MARQUETTE, Mich. (WLUC) - Hundreds of area students will celebrate Election Day and come together to prove that they are neither apathetic nor unengaged in the political process. Friday, Marquette Senior High School students competed for a spot in the Tom Baldini Soapbox Showcase.
Twelve brave students from Marquette Senior High School, Negaunee Middle School, and Westwood High School will compete in the Tom Baldini Soapbox Showcase. Students will take a stand as they address the questions: “What is the most pressing issue facing young people today, why is it important, and what should be done to address it?”
This unique and powerful event aims to shine a light on issues including mental health, racial and gender inequality, environmental concerns, as well as other societal issues. Speeches include powerful combinations of passion, research and personal stories about themselves and their loved ones.
Friday, 14 Marquette Senior High School students gave it their best shot to move onto the final round of the Tom Baldini Soapbox Showcase. Only six from Marquette Senior High School will compete.
"Over the last few days, we've had over 400 students at Marquette Senior High School that have taken two minutes to get up on their soap box and explain what is the biggest issue in their community, why is it such an issue and what needs to be done about it,” said Marquette Senior High School teacher Blythe Raikko.
In order to qualify for the Tom Baldini Soapbox Showcase, finalists were selected from over 600 students who gave soapbox speeches in their history or English classes. Marquette Senior High School student Anna Lindgren spoke on the epidemic of missing and murdered indigenous women.
"Coming from an indigenous family and growing up Native American, it was just really important for me to talk about this because not a lot of people know about it and it's just really important to talk about it and for people to know about it,” said Lindgren.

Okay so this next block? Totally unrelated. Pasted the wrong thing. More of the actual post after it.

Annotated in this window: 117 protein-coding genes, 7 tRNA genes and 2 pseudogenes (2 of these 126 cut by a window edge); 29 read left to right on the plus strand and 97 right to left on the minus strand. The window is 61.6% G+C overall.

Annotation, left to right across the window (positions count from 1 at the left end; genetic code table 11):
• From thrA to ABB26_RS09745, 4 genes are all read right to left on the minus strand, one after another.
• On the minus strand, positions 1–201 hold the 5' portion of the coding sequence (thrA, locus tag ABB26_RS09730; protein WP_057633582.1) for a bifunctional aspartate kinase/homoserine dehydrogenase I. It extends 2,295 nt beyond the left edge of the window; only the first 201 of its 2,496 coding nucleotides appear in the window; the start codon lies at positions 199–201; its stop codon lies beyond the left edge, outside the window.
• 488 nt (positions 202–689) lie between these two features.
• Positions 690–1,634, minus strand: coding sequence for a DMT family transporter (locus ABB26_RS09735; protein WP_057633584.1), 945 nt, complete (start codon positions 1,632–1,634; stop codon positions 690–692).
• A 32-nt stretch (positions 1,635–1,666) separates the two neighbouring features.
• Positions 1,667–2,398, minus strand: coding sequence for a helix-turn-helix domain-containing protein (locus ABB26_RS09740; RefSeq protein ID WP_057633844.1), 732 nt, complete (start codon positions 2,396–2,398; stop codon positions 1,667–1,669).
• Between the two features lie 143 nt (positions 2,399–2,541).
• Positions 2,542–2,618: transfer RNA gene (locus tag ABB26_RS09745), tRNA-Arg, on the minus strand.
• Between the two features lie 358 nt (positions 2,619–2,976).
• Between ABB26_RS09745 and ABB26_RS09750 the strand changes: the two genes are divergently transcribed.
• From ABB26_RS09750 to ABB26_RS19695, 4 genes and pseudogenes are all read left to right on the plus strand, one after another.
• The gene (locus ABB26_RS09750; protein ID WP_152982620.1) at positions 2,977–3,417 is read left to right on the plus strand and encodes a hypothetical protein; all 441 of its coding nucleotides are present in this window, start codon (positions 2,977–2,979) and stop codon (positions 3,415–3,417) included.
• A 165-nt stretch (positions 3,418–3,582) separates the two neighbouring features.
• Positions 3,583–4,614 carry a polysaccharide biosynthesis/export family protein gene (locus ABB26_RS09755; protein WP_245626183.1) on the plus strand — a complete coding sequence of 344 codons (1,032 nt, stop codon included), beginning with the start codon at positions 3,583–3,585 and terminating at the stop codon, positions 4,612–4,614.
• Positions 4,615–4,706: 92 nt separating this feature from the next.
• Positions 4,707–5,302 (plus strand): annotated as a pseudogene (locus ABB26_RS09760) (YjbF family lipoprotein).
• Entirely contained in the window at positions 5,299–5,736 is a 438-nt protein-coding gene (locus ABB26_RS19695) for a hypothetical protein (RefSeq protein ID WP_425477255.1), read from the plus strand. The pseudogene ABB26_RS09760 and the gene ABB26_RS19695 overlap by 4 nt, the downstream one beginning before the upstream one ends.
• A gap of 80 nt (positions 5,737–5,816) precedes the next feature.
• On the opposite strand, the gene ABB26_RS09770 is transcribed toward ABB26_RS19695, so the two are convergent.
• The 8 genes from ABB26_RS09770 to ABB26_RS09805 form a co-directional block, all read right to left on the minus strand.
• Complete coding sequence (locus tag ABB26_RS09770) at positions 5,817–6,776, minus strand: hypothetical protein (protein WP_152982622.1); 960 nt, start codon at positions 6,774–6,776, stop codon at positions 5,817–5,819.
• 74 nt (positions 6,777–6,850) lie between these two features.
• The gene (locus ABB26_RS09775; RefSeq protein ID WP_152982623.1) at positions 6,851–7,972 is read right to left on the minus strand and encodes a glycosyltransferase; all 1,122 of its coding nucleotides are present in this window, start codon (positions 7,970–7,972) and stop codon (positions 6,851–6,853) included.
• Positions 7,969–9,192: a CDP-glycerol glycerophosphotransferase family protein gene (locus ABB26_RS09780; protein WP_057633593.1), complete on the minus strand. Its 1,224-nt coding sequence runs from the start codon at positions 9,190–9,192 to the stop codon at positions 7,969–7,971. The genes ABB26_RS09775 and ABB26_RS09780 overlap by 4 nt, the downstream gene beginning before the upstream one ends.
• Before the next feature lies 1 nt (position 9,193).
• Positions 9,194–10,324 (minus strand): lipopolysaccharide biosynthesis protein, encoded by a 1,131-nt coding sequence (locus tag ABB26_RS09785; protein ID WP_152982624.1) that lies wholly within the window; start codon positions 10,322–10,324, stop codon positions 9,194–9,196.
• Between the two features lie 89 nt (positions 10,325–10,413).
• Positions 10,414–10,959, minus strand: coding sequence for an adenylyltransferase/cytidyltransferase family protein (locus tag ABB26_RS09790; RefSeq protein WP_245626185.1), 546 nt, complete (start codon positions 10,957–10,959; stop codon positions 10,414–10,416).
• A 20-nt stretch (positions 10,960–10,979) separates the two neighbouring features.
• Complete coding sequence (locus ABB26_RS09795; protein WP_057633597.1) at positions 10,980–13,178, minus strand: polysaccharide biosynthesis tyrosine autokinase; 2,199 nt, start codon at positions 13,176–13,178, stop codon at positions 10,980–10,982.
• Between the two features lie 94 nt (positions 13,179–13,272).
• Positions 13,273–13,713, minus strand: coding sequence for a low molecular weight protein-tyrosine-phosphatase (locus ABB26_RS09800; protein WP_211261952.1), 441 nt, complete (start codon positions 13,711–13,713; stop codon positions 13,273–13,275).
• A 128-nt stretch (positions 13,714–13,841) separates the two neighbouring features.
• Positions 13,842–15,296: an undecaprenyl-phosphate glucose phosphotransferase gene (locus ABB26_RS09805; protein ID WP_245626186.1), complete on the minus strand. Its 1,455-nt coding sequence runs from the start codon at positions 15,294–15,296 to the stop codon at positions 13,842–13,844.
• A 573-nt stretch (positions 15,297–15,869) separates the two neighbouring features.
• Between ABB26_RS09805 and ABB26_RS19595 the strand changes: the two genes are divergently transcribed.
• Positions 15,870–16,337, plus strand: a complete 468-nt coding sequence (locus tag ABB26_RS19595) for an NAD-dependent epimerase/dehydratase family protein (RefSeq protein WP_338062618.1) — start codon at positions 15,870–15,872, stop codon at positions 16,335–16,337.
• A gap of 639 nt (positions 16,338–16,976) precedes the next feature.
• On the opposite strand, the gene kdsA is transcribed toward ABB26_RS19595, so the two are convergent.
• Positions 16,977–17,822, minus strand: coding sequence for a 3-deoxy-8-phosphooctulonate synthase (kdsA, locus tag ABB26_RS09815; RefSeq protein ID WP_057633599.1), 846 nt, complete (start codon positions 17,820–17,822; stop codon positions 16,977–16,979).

The youth-driven civic engagement event calls on area youth to speak out on issues that affect them and their communities.
"A lot of kids feel like they don't have a voice and my experience showed me that I really do and can show other kids that they also have a voice,” said last year's winner and this year's judge, Lillian Biolo-Thompson.
The Tom Baldini Soapbox Showcase will honor the legacy of Tom Baldini, a former educator and a longtime public servant who made an impact at the local, state, and national level.
"Inspiring the next generation of youth to become civic activists is something that I think Tom would really love and support,” said Raikko.
The dual purpose of this Soapbox Showcase is to honor his legacy and to engage and empower the next generation of community leaders.
"Students are just wanting to have an opportunity to have a platform, to have a voice and project soapbox lends itself beautify to that,” continued Raikko.
The second annual Tom Baldini Soapbox Showcase will take place November 5, Election Day, at Kaufman Auditorium, 611 North Front Street, from 10 a.m. to 11 a.m.